EXCERPT: He led me through the gates, along a gravel drive, into a wood-paneled entrance hall and finally into a large open-plan living room that overlooked the North Channel. The place was full of coppers and other hangers-on, some of whom turned to look at me the moment I stepped into the room. I ignored them.
The sun was up now and Scotland was so close you could see the chimney smoke from the villages on the other side of the sea. The living room itself was hung with tasteful, presumably original, artwork. Furniture: big stylish sofas, comfy chairs, a nice mahogany dining room table on to which a whole bunch of police forensic equipment had been placed. Floor: hardwood with massive, expensive looking Persian rugs on top. The TV was on, but at this time of day the only thing showing was the BBC test card: the little girl and the creepy clown playing noughts and crosses forever in a nursery hell.
Of course the focal point of the mise-en-crime were the two bodies sitting facing one another on two armchairs wither side of the TV set.
ABOUT THIS BOOK: Belfast, 1985, amidst the “Troubles”: Detective Sean Duffy, a Catholic cop in the Protestant RUC (Royal Ulster Constabulary), struggles with burn-out as he investigates a brutal double murder and suicide. Did Michael Kelly really shoot his parents at point blank and then jump off a nearby cliff? A suicide note points to this conclusion, but Duffy suspects even more sinister circumstances. He soon discovers that Kelly was present at a decadent Oxford party where a cabinet minister’s daughter died of a heroin overdose. This may or may not have something to do with Kelly’s subsequent death.
New evidence leads elsewhere: gun runners, arms dealers, the British government, and a rogue American agent with a fake identity. Duffy thinks he’s getting somewhere when agents from MI5 show up at his doorstep and try to recruit him, thus taking him off the investigation.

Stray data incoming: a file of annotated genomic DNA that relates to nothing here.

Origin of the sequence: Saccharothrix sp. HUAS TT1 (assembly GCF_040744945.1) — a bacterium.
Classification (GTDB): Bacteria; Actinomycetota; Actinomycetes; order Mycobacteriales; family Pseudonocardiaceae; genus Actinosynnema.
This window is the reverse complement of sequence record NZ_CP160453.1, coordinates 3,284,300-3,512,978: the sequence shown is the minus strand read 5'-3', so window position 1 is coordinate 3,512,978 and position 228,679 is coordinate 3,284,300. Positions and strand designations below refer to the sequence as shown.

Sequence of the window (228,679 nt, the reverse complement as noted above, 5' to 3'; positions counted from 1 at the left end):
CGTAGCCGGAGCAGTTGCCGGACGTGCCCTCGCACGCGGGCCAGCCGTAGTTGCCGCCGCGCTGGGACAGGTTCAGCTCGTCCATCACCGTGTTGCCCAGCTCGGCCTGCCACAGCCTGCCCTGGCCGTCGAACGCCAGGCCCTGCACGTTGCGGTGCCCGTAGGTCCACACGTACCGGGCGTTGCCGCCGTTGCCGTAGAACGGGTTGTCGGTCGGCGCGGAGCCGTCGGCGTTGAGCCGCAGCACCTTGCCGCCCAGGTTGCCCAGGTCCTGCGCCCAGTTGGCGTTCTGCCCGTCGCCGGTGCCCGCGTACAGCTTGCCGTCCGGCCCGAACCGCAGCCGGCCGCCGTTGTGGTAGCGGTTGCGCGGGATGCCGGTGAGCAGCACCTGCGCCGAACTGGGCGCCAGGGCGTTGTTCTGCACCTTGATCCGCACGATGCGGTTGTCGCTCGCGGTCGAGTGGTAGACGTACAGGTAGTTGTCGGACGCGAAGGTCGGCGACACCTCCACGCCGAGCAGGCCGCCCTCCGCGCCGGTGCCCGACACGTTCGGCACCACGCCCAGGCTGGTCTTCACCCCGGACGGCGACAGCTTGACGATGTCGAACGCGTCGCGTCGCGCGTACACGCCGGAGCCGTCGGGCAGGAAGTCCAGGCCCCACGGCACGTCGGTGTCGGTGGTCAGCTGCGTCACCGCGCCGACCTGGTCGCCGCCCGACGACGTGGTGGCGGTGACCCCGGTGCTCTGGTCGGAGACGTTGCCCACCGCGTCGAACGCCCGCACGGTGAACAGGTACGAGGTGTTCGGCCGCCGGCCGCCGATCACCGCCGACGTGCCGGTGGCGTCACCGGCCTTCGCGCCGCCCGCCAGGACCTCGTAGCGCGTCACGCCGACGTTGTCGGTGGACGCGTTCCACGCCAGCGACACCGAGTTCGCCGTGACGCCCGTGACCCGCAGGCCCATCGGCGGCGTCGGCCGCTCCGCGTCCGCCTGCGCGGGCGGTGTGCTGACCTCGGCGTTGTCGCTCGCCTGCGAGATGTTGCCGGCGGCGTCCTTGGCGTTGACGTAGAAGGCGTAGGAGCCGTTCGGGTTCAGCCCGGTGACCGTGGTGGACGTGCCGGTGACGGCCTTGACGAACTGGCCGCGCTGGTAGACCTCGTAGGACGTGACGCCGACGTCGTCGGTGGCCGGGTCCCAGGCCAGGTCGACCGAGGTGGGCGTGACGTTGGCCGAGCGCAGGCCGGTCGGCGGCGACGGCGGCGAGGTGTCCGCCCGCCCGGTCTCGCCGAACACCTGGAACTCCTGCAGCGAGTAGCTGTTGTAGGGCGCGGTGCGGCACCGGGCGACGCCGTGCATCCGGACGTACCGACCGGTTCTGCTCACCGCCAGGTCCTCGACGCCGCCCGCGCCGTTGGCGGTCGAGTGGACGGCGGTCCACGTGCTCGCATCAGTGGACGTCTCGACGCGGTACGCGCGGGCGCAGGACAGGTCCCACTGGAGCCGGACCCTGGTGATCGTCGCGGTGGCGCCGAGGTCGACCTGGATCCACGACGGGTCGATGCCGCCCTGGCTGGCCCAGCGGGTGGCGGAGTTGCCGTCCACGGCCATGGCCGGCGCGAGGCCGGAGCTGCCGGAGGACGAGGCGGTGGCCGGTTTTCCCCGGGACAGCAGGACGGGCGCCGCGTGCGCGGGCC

Duffy is in it up to his neck, doggedly pursuing a case that may finally prove his undoing.
MY THOUGHTS: This was my Valentines Day present to myself. And damn….it’s good. In fact the best of the series yet. I sat down with it when I got home and didn’t move until I closed the cover on the final page a little before midnight. No dinner, no nothing. Just one of the best reads ever.
November 1985 and a country on the verge of the biggest uprising since the Hunger Strikes. But that is not the only piece of history McKinty has borrowed: ‘there is the tragic death of Olivia Channon at Oxford; Lt. Colonel Oliver North’s bizarre attempt to obtain anti-aircraft missiles using an Irish passport and the psuedonym John Clancy (his favourite author) during the Iran Contra affair; the events surrounding the signing of the Anglo-Irish agreement; the chinook helicopter crash on the Mull of Kintyre in which an entire cadre of MI5 agents based in Norther Ireland were killed; and the theft of Blowpipe and Javelin missiles from the Short Brothers factory in East Belfast.’ (Author’s afterword) I love the way he weaves these events into the life our fictional Sean Duffy.
But don’t worry…it’s not all work, Duffy does get time to play. A little.
The characters are an eclectic mix – all of them playing a vital part in the story.
As I said, the best in the series yet. And I can’t wait to see what McKinty has in store for Duffy next.
THE AUTHOR: Adrian McKinty is an Irish novelist. He was born in Belfast, Northern Ireland, and grew up in Victoria Council Estate, Carrickfergus, County Antrim. He read law at the University of Warwick and politics and philosophy at the University of Oxford. He moved to the United States in the early 1990s, living first in Harlem, New York and from 2001 on, in Denver, Colorado, where he taught high school English and began writing fiction. He lives in Melbourne, Australia with his wife and two children.
DISCLOSURE: I own my copy of Gun Street Girl by Adrian McKinty, published by Serpent’s Tail . All opinions expressed in this review are entirely my own personal opinions.
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